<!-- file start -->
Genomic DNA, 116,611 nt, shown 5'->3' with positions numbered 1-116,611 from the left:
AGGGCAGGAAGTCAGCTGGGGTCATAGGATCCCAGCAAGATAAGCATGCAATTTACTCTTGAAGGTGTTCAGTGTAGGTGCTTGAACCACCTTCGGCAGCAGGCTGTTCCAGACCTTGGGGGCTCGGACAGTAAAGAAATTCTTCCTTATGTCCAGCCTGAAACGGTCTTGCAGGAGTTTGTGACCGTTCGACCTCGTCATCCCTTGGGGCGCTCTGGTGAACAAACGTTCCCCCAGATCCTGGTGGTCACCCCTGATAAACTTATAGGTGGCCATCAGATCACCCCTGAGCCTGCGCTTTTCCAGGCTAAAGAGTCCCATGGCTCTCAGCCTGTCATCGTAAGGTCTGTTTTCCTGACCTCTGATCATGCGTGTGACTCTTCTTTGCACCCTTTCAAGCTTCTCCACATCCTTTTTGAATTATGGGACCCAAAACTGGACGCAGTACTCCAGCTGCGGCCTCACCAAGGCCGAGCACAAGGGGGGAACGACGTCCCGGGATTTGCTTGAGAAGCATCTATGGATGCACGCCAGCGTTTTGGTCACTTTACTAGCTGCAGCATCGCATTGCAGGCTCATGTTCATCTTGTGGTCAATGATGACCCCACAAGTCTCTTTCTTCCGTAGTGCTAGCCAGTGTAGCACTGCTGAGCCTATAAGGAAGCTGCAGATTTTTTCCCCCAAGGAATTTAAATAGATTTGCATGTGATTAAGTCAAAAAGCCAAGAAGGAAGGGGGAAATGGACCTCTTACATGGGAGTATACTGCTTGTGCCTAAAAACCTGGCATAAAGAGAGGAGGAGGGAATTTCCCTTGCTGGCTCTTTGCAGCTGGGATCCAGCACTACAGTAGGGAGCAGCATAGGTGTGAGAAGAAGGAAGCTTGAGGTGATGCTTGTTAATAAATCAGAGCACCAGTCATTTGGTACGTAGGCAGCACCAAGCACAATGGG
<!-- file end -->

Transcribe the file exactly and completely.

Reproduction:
Genomic DNA, 116,611 nt, shown 5'->3' with positions numbered 1-116,611 from the left:
AGGGCAGGAAGTCAGCTGGGGTCATAGGATCCCAGCAAGATAAGCATGCAATTTACTCTTGAAGGTGTTCAGTGTAGGTGCTTGAACCACCTTCGGCAGCAGGCTGTTCCAGACCTTGGGGGCTCGGACAGTAAAGAAATTCTTCCTTATGTCCAGCCTGAAACGGTCTTGCAGGAGTTTGTGACCGTTCGACCTCGTCATCCCTTGGGGCGCTCTGGTGAACAAACGTTCCCCCAGATCCTGGTGGTCACCCCTGATAAACTTATAGGTGGCCATCAGATCACCCCTGAGCCTGCGCTTTTCCAGGCTAAAGAGTCCCATGGCTCTCAGCCTGTCATCGTAAGGTCTGTTTTCCTGACCTCTGATCATGCGTGTGACTCTTCTTTGCACCCTTTCAAGCTTCTCCACATCCTTTTTGAATTATGGGACCCAAAACTGGACGCAGTACTCCAGCTGCGGCCTCACCAAGGCCGAGCACAAGGGGGGAACGACGTCCCGGGATTTGCTTGAGAAGCATCTATGGATGCACGCCAGCGTTTTGGTCACTTTACTAGCTGCAGCATCGCATTGCAGGCTCATGTTCATCTTGTGGTCAATGATGACCCCACAAGTCTCTTTCTTCCGTAGTGCTAGCCAGTGTAGCACTGCTGAGCCTATAAGGAAGCTGCAGATTTTTTCCCCCAAGGAATTTAAATAGATTTGCATGTGATTAAGTCAAAAAGCCAAGAAGGAAGGGGGAAATGGACCTCTTACATGGGAGTATACTGCTTGTGCCTAAAAACCTGGCATAAAGAGAGGAGGAGGGAATTTCCCTTGCTGGCTCTTTGCAGCTGGGATCCAGCACTACAGTAGGGAGCAGCATAGGTGTGAGAAGAAGGAAGCTTGAGGTGATGCTTGTTAATAAATCAGAGCACCAGTCATTTGGTACGTAGGCAGCACCAAGCACAATGGG